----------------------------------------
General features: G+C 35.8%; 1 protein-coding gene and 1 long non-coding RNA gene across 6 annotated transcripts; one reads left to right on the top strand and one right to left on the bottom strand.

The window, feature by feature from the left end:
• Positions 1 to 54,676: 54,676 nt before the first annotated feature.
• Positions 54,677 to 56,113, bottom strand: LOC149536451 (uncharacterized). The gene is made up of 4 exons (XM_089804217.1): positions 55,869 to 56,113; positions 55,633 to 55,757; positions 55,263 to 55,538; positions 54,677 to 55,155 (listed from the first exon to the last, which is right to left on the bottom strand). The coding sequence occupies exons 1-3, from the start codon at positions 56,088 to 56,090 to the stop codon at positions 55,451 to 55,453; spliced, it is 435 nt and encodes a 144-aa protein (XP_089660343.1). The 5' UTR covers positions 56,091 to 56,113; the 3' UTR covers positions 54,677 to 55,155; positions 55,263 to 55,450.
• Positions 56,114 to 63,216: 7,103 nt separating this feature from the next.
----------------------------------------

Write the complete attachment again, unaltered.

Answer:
General features: G+C 35.8%; 1 protein-coding gene and 1 long non-coding RNA gene across 6 annotated transcripts; one reads left to right on the top strand and one right to left on the bottom strand.

The window, feature by feature from the left end:
• Positions 1 to 54,676: 54,676 nt before the first annotated feature.
• Positions 54,677 to 56,113, bottom strand: LOC149536451 (uncharacterized). The gene is made up of 4 exons (XM_089804217.1): positions 55,869 to 56,113; positions 55,633 to 55,757; positions 55,263 to 55,538; positions 54,677 to 55,155 (listed from the first exon to the last, which is right to left on the bottom strand). The coding sequence occupies exons 1-3, from the start codon at positions 56,088 to 56,090 to the stop codon at positions 55,451 to 55,453; spliced, it is 435 nt and encodes a 144-aa protein (XP_089660343.1). The 5' UTR covers positions 56,091 to 56,113; the 3' UTR covers positions 54,677 to 55,155; positions 55,263 to 55,450.
• Positions 56,114 to 63,216: 7,103 nt separating this feature from the next.